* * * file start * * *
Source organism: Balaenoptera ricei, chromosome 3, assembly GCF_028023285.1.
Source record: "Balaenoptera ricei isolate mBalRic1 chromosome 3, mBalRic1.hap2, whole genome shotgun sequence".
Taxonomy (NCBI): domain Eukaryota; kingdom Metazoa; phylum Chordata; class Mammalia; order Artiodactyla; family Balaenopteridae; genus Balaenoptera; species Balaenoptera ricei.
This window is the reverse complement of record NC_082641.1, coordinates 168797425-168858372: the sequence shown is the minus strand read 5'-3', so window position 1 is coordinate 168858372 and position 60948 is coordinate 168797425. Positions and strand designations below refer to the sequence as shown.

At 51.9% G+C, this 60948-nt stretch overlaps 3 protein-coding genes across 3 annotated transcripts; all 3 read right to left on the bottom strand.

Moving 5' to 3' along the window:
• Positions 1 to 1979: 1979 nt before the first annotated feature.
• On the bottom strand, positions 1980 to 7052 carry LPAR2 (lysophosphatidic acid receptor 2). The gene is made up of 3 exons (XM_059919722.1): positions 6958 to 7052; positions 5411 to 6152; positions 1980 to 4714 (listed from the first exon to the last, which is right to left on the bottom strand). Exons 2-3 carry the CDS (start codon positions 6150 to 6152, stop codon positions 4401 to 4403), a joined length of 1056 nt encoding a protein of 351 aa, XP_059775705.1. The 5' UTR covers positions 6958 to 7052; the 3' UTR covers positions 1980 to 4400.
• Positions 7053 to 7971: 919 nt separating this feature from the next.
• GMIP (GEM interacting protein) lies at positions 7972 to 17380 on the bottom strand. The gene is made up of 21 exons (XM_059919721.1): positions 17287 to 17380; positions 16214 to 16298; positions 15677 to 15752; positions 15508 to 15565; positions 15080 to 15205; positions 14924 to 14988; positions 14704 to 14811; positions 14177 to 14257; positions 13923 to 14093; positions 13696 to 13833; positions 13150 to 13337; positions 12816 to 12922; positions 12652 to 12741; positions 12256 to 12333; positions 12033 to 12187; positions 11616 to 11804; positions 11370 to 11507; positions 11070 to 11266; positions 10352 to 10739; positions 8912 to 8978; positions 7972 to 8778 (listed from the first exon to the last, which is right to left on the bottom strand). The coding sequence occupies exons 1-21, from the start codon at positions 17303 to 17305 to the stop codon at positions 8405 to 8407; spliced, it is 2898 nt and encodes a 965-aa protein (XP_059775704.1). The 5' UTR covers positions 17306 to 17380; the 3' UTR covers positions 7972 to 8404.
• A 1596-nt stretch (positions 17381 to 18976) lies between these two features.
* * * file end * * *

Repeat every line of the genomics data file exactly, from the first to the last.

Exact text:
Source organism: Balaenoptera ricei, chromosome 3, assembly GCF_028023285.1.
Source record: "Balaenoptera ricei isolate mBalRic1 chromosome 3, mBalRic1.hap2, whole genome shotgun sequence".
Taxonomy (NCBI): domain Eukaryota; kingdom Metazoa; phylum Chordata; class Mammalia; order Artiodactyla; family Balaenopteridae; genus Balaenoptera; species Balaenoptera ricei.
This window is the reverse complement of record NC_082641.1, coordinates 168797425-168858372: the sequence shown is the minus strand read 5'-3', so window position 1 is coordinate 168858372 and position 60948 is coordinate 168797425. Positions and strand designations below refer to the sequence as shown.

At 51.9% G+C, this 60948-nt stretch overlaps 3 protein-coding genes across 3 annotated transcripts; all 3 read right to left on the bottom strand.

Moving 5' to 3' along the window:
• Positions 1 to 1979: 1979 nt before the first annotated feature.
• On the bottom strand, positions 1980 to 7052 carry LPAR2 (lysophosphatidic acid receptor 2). The gene is made up of 3 exons (XM_059919722.1): positions 6958 to 7052; positions 5411 to 6152; positions 1980 to 4714 (listed from the first exon to the last, which is right to left on the bottom strand). Exons 2-3 carry the CDS (start codon positions 6150 to 6152, stop codon positions 4401 to 4403), a joined length of 1056 nt encoding a protein of 351 aa, XP_059775705.1. The 5' UTR covers positions 6958 to 7052; the 3' UTR covers positions 1980 to 4400.
• Positions 7053 to 7971: 919 nt separating this feature from the next.
• GMIP (GEM interacting protein) lies at positions 7972 to 17380 on the bottom strand. The gene is made up of 21 exons (XM_059919721.1): positions 17287 to 17380; positions 16214 to 16298; positions 15677 to 15752; positions 15508 to 15565; positions 15080 to 15205; positions 14924 to 14988; positions 14704 to 14811; positions 14177 to 14257; positions 13923 to 14093; positions 13696 to 13833; positions 13150 to 13337; positions 12816 to 12922; positions 12652 to 12741; positions 12256 to 12333; positions 12033 to 12187; positions 11616 to 11804; positions 11370 to 11507; positions 11070 to 11266; positions 10352 to 10739; positions 8912 to 8978; positions 7972 to 8778 (listed from the first exon to the last, which is right to left on the bottom strand). The coding sequence occupies exons 1-21, from the start codon at positions 17303 to 17305 to the stop codon at positions 8405 to 8407; spliced, it is 2898 nt and encodes a 965-aa protein (XP_059775704.1). The 5' UTR covers positions 17306 to 17380; the 3' UTR covers positions 7972 to 8404.
• A 1596-nt stretch (positions 17381 to 18976) lies between these two features.